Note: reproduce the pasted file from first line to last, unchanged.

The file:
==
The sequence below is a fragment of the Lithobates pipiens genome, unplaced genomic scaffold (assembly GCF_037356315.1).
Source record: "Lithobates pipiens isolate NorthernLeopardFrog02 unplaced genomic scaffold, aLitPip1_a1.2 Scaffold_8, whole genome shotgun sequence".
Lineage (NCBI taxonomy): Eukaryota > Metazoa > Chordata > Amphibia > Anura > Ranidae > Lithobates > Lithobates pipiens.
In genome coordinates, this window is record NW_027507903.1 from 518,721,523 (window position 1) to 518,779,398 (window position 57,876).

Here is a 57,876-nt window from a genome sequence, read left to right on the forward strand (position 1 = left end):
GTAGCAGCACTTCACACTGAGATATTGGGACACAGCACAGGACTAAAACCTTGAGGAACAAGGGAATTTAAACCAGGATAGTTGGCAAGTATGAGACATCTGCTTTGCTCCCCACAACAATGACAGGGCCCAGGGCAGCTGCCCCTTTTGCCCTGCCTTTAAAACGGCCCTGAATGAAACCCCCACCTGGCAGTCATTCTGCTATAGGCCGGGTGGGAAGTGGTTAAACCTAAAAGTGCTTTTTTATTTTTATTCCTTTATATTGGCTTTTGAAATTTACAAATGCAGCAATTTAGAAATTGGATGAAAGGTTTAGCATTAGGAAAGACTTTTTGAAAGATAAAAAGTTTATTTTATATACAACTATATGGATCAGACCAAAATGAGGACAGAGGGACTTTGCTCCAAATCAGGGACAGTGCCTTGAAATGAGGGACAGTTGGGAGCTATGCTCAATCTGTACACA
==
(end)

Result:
The sequence below is a fragment of the Lithobates pipiens genome, unplaced genomic scaffold (assembly GCF_037356315.1).
Source record: "Lithobates pipiens isolate NorthernLeopardFrog02 unplaced genomic scaffold, aLitPip1_a1.2 Scaffold_8, whole genome shotgun sequence".
Lineage (NCBI taxonomy): Eukaryota > Metazoa > Chordata > Amphibia > Anura > Ranidae > Lithobates > Lithobates pipiens.
In genome coordinates, this window is record NW_027507903.1 from 518,721,523 (window position 1) to 518,779,398 (window position 57,876).

Here is a 57,876-nt window from a genome sequence, read left to right on the forward strand (position 1 = left end):
GTAGCAGCACTTCACACTGAGATATTGGGACACAGCACAGGACTAAAACCTTGAGGAACAAGGGAATTTAAACCAGGATAGTTGGCAAGTATGAGACATCTGCTTTGCTCCCCACAACAATGACAGGGCCCAGGGCAGCTGCCCCTTTTGCCCTGCCTTTAAAACGGCCCTGAATGAAACCCCCACCTGGCAGTCATTCTGCTATAGGCCGGGTGGGAAGTGGTTAAACCTAAAAGTGCTTTTTTATTTTTATTCCTTTATATTGGCTTTTGAAATTTACAAATGCAGCAATTTAGAAATTGGATGAAAGGTTTAGCATTAGGAAAGACTTTTTGAAAGATAAAAAGTTTATTTTATATACAACTATATGGATCAGACCAAAATGAGGACAGAGGGACTTTGCTCCAAATCAGGGACAGTGCCTTGAAATGAGGGACAGTTGGGAGCTATGCTCAATCTGTACACA